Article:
Speaking of Adorama, while in Mexico, in December, I did a shot at a tailor’s shop for Ado TV. Here’s the link to that episode. As you might see in the video, it’s a simple pic, done with one Elinchrom Ranger from across the street, firing through a bed sheet hanging in a door way, and minimally tweaked with a bounced light inside the store.
I was in Guanajuato, working with my dear friend, Hector Segovia, with PhotoXperience Mexico, which is rapidly becoming the go to learning center for photography in all of Mexico. I kept passing this tailor shop, with the whir of ancient sewing machines and feel of long time family ownership, and I asked Hector if we could go in. And, it being Guanajuato, we were warmly received, and made arrangements to do a photo session in there.
The Adorama TV segments, by necessity, go very quickly. After finishing up, I decided to pull the camera angle a touch to the right, to pick up a weird/interesting store mannequin, off by the doorway to the back of the shop.
Now, I really liked the mannequin guy, with his studious glasses and ascot, but the big black hole of the doorway was bothersome. And, rightly or wrongly, I do believe in lighting through a shot, however minimally, to create interest and detail for the viewer’s eye all the way through the three zones of a photo–foreground, middle ground and background. So we stashed another Elinchrom back there, sporting a full CTO gel to simulate the bare incandescent bulb that was already existing in the room.
On a shot like this, radio triggers are required gear, pretty much. The two power packs don’t really see each other, and neither see the camera, so a radio is the way to go. We’ve been using both the PocketWizard Plus III units, and the PlusX units with a good deal of success for simple stuff like this. Not too much in the way of interference or range issues. We do use the Multi-max units, but they have much more capability than is needed for a shot like this, which, from the get go, is aimed at making it look like no lighting was applied at all.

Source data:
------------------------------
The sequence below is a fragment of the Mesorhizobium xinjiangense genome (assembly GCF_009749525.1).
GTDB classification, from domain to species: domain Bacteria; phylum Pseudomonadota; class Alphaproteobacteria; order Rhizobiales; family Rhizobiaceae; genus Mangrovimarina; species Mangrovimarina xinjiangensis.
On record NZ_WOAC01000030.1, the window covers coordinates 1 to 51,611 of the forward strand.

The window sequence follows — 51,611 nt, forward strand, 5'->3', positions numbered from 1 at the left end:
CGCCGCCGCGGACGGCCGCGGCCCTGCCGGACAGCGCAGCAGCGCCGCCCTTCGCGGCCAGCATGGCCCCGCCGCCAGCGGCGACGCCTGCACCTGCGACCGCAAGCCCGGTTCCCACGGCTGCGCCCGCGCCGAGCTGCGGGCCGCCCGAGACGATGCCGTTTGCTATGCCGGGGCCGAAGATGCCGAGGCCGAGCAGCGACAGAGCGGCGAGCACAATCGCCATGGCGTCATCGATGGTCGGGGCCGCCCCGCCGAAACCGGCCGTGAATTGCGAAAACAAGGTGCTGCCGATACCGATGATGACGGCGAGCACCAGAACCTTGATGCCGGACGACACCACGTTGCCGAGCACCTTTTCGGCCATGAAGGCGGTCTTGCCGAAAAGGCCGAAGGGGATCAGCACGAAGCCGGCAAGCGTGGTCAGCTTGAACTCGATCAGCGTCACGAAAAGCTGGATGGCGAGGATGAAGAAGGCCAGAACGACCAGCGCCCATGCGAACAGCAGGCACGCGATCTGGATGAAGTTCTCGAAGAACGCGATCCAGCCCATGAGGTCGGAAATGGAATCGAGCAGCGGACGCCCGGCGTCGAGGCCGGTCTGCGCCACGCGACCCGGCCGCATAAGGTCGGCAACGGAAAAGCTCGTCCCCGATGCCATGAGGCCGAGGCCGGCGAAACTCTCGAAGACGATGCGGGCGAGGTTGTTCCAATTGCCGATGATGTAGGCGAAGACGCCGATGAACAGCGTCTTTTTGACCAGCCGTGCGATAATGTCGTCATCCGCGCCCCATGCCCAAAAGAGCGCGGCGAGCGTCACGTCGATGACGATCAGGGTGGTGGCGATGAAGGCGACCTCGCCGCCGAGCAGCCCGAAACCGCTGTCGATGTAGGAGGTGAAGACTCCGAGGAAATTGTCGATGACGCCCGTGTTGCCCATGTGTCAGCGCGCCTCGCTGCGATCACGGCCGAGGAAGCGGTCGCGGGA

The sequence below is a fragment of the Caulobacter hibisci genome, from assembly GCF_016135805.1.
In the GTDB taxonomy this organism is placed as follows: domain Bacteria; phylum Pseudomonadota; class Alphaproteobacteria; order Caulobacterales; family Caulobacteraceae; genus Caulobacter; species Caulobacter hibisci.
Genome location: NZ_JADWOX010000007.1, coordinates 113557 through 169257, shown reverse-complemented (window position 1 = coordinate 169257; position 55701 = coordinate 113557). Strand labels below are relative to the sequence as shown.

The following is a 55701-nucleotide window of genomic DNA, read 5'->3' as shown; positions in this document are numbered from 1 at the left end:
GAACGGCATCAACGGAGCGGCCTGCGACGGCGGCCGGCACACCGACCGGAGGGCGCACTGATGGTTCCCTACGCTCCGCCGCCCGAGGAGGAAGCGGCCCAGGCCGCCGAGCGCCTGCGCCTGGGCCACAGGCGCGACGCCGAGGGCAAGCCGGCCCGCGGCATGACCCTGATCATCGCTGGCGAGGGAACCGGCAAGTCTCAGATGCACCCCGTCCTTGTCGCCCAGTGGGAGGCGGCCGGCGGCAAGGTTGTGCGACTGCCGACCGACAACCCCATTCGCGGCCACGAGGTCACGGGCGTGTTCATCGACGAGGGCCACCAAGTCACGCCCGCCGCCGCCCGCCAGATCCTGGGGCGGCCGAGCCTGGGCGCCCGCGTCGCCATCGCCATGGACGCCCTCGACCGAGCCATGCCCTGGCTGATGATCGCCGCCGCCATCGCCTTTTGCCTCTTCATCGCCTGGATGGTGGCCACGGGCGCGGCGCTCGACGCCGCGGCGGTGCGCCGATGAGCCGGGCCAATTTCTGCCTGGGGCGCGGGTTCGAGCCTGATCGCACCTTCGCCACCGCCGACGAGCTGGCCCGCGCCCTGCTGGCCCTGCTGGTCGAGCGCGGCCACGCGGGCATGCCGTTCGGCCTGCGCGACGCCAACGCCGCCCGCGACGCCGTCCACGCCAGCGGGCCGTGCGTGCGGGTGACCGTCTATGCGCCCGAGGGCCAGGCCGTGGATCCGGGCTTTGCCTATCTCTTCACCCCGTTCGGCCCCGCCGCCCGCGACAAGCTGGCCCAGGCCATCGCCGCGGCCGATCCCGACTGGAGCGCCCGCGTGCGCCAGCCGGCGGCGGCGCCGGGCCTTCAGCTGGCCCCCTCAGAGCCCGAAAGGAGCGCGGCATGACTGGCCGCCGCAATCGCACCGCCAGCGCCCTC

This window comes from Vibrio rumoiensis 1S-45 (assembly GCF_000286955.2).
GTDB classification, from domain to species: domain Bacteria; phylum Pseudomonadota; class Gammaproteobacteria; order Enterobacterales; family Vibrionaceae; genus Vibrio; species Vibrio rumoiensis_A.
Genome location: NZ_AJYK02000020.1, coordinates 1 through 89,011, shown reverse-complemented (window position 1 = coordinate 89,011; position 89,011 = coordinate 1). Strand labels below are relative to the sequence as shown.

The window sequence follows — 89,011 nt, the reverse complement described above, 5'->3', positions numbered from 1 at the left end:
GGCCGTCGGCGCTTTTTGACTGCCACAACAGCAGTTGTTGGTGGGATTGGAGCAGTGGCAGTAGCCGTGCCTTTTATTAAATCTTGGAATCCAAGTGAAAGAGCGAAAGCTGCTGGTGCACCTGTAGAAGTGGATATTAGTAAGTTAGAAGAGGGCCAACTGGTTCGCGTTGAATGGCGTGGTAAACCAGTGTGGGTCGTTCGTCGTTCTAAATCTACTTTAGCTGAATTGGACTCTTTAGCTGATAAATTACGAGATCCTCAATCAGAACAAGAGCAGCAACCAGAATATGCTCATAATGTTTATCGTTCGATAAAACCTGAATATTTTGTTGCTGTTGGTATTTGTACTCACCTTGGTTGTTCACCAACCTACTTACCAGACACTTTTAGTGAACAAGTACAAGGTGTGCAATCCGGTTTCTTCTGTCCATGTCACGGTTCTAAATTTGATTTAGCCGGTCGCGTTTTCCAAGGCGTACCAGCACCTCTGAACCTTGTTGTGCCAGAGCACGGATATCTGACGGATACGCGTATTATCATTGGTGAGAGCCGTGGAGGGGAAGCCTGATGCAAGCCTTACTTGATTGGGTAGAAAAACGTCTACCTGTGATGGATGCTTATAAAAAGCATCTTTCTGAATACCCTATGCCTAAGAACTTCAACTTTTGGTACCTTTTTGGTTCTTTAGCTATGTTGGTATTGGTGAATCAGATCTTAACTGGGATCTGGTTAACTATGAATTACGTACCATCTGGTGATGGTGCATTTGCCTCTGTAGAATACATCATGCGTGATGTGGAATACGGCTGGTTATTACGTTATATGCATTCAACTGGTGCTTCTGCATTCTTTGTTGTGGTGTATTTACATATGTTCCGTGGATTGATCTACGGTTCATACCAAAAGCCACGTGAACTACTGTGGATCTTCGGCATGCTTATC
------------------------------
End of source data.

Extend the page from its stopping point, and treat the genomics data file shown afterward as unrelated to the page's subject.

Looking forward to going to the city on the 7th. My wife Annie runs the Adorama Pro Department, and of course Daniel and Efraim will be there, so it will be like family. Maybe we won’t do any flash demo, and we’ll just get together and sing some songs. Uh, no….I’ll stick with flash stuff.
All best for 2014! More tk….
Anytime Nikon puts an “F” in the name of a camera, photographers who have been around for a while (and that would be me) take notice. My first motor driven camera was an F, which of course was a tank with a lens. I forget if it had treads. But the F was an undisputed classic of design and toughness. It was simple, as its name suggests. A rugged bunch of shutter speeds looking for a set of f-stops. The DF harks back to that simplicity. It’s a classic blend of old style film camera bundled with new fangled digitally fancy footwork.
The beauty dish is a fave of fashion photogs everywhere. I call it a “cheekbone light.” It is short, sharp and it clearly, definitively crisps out human facial architecture, especially architecture that’s been facialized, powdered, defined, beautified, and otherwise made to look all sorts of crackling super human…in other words, a thoroughly worked over fashion model’s face. Read the rest of this entry »
Been traveling like a banshee, but thankfully, back in NYC, where it’s always fun to shoot. Teaching for the National Geographic this weekend, and roaming Manhattan’s canyons with a great group of folks. Above, a morning scene at the Winter Garden in Battery Park City. Read the rest of this entry »